Quantum mechanics

  • #1
Hello,
I don't know if this is the right place to post..
this is a self study question from Levine, it is told that is important but i have no clue in solving it ..

The Balmer series corresponds to a set of emissions involving the electron in a hydrogen atom relaxing from a high energy state into the n = 2 level. The emission peaks in this series corresponding to transitions from n = 6, 5, 4, and 3 to n = 2 all appear in the visible region of the electromagnetic spectrum. Prove that these are the only four transitions between energy levels in the hydrogen atom that lead to emissions in the visible part of the spectrum.
 

Answers and Replies

  • #2
1,187
5
The Lyman series (UV emission) involve similar transitions, with the exceptions of the resting state being n = 1 and the inclusion of the transition from n = 2 to n = 1. The same thing applies to the Paschen series (infrared), with the exception that the resting state is n = 3. Thus, the Balmer series is bounded between the two. If you show that there are no other transitions that lie between the Paschen and Lyman series, then the listed Balmer series is the only one observed as visible light. In addition, you might want to calculate the transition between n = 7 and n = 2 to see if it is visible or not.
 
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  • #3
I am not sure if i am getting it right ..
since n must be an integer ... n=2 should be the only state between 1 and 3 ??
I understand in theory .. there is only balmer between lyman n'=1 and Paschen n'=3 ..
but I have no idea how to proved by calculations ...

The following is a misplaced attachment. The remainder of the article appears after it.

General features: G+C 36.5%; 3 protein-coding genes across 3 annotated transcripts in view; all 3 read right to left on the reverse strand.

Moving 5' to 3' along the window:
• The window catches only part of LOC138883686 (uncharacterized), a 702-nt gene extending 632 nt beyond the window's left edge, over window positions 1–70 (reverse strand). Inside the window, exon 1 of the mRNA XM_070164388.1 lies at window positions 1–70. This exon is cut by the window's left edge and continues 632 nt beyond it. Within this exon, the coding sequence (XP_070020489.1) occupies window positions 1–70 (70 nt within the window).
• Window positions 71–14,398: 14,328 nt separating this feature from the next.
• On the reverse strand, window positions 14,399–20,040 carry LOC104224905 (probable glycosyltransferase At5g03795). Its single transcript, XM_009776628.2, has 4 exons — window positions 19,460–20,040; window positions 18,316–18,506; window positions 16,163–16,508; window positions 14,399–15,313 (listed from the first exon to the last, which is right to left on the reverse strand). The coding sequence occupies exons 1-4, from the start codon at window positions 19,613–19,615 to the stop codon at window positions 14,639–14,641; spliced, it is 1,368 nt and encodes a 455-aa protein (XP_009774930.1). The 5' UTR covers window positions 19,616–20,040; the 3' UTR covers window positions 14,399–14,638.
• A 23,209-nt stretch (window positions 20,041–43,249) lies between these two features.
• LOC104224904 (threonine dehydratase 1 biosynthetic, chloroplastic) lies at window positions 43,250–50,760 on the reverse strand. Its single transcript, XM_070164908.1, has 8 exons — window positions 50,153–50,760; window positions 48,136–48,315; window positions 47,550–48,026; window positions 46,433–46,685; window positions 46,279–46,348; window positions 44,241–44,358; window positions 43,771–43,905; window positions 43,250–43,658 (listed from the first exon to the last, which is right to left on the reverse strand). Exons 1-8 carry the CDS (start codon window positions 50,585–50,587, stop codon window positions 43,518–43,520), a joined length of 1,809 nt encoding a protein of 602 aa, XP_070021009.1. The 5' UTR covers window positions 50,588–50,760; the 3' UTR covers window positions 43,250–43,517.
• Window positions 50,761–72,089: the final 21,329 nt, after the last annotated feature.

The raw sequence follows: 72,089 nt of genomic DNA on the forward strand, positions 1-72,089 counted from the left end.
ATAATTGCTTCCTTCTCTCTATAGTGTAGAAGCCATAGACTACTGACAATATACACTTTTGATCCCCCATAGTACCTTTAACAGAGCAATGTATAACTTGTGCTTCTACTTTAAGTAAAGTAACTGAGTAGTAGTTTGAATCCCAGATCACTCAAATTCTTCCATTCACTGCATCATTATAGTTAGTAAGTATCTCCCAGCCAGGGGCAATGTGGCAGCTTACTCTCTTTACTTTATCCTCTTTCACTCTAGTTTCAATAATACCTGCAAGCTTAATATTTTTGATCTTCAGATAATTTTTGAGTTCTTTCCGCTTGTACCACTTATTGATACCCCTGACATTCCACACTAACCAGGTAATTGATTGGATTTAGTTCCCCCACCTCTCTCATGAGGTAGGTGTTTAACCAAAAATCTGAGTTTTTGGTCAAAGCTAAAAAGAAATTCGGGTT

• #4
1,187
5
Transitions smaller than the Paschen series will produce longer wavelength radiation and transitions larger than the Lyman series will produce smaller wavelength radiation. Thus, if you show that all transitions with n = 1 as the resting state and n = 3 as the resting state are not visible emissions, then the transitions that lie between the two are ones with n = 2 as the resting state. If you show that the transition from n = 7 to n = 2 is not visible radiation, then the Balmer series has the only visible emissions.
 
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  • #5
o i got it !
so all I got to do is just to find the difference in energy between n= 7 and n = 2 and figure out the frequency of the wave out by E=hv. Then compare our frequency with the frequecy of visible light region ?? :)
 
  • #6
1,187
5
Yup, but before that you should show that transitions with n = 1 and n = 3 as resting states are not visible emissions.
 
  • #7
Great! I got it !
Thanks !
 

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